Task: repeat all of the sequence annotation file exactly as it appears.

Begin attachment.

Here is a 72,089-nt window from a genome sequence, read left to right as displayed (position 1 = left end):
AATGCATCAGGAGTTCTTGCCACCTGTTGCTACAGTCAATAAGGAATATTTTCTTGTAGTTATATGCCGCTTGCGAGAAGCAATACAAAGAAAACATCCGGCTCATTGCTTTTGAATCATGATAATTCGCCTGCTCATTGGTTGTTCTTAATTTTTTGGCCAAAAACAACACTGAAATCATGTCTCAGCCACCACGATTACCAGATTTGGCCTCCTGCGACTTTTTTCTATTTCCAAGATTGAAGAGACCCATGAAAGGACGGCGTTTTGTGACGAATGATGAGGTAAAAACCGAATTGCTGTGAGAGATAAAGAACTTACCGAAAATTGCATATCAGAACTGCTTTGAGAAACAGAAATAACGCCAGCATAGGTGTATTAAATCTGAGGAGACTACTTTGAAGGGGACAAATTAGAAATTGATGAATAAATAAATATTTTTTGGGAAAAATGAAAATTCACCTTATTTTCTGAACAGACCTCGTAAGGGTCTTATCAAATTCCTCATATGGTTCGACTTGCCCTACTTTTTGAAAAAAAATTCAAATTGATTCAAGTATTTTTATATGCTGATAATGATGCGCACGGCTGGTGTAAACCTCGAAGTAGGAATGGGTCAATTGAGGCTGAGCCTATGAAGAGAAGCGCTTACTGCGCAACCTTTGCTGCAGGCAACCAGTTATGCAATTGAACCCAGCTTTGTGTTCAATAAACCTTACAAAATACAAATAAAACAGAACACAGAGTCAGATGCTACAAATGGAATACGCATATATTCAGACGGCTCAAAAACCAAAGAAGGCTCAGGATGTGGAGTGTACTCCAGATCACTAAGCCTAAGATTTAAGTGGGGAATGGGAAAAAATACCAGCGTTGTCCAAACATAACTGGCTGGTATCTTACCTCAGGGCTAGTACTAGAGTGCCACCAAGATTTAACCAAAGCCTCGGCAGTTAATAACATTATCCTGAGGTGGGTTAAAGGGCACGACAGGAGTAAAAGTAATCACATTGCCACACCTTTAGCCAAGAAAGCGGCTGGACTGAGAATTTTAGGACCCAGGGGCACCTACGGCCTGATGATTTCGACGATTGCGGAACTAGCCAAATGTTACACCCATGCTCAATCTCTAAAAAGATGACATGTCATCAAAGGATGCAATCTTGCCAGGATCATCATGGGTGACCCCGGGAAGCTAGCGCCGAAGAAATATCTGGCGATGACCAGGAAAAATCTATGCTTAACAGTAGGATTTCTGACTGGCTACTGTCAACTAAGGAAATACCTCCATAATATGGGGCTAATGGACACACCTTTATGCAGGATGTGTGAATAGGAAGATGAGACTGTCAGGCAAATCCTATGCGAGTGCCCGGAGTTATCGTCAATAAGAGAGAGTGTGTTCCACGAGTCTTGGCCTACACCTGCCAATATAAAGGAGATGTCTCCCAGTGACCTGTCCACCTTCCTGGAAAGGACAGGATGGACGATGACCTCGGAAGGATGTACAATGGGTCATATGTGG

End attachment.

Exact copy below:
Here is a 72,089-nt window from a genome sequence, read left to right as displayed (position 1 = left end):
AATGCATCAGGAGTTCTTGCCACCTGTTGCTACAGTCAATAAGGAATATTTTCTTGTAGTTATATGCCGCTTGCGAGAAGCAATACAAAGAAAACATCCGGCTCATTGCTTTTGAATCATGATAATTCGCCTGCTCATTGGTTGTTCTTAATTTTTTGGCCAAAAACAACACTGAAATCATGTCTCAGCCACCACGATTACCAGATTTGGCCTCCTGCGACTTTTTTCTATTTCCAAGATTGAAGAGACCCATGAAAGGACGGCGTTTTGTGACGAATGATGAGGTAAAAACCGAATTGCTGTGAGAGATAAAGAACTTACCGAAAATTGCATATCAGAACTGCTTTGAGAAACAGAAATAACGCCAGCATAGGTGTATTAAATCTGAGGAGACTACTTTGAAGGGGACAAATTAGAAATTGATGAATAAATAAATATTTTTTGGGAAAAATGAAAATTCACCTTATTTTCTGAACAGACCTCGTAAGGGTCTTATCAAATTCCTCATATGGTTCGACTTGCCCTACTTTTTGAAAAAAAATTCAAATTGATTCAAGTATTTTTATATGCTGATAATGATGCGCACGGCTGGTGTAAACCTCGAAGTAGGAATGGGTCAATTGAGGCTGAGCCTATGAAGAGAAGCGCTTACTGCGCAACCTTTGCTGCAGGCAACCAGTTATGCAATTGAACCCAGCTTTGTGTTCAATAAACCTTACAAAATACAAATAAAACAGAACACAGAGTCAGATGCTACAAATGGAATACGCATATATTCAGACGGCTCAAAAACCAAAGAAGGCTCAGGATGTGGAGTGTACTCCAGATCACTAAGCCTAAGATTTAAGTGGGGAATGGGAAAAAATACCAGCGTTGTCCAAACATAACTGGCTGGTATCTTACCTCAGGGCTAGTACTAGAGTGCCACCAAGATTTAACCAAAGCCTCGGCAGTTAATAACATTATCCTGAGGTGGGTTAAAGGGCACGACAGGAGTAAAAGTAATCACATTGCCACACCTTTAGCCAAGAAAGCGGCTGGACTGAGAATTTTAGGACCCAGGGGCACCTACGGCCTGATGATTTCGACGATTGCGGAACTAGCCAAATGTTACACCCATGCTCAATCTCTAAAAAGATGACATGTCATCAAAGGATGCAATCTTGCCAGGATCATCATGGGTGACCCCGGGAAGCTAGCGCCGAAGAAATATCTGGCGATGACCAGGAAAAATCTATGCTTAACAGTAGGATTTCTGACTGGCTACTGTCAACTAAGGAAATACCTCCATAATATGGGGCTAATGGACACACCTTTATGCAGGATGTGTGAATAGGAAGATGAGACTGTCAGGCAAATCCTATGCGAGTGCCCGGAGTTATCGTCAATAAGAGAGAGTGTGTTCCACGAGTCTTGGCCTACACCTGCCAATATAAAGGAGATGTCTCCCAGTGACCTGTCCACCTTCCTGGAAAGGACAGGATGGACGATGACCTCGGAAGGATGTACAATGGGTCATATGTGG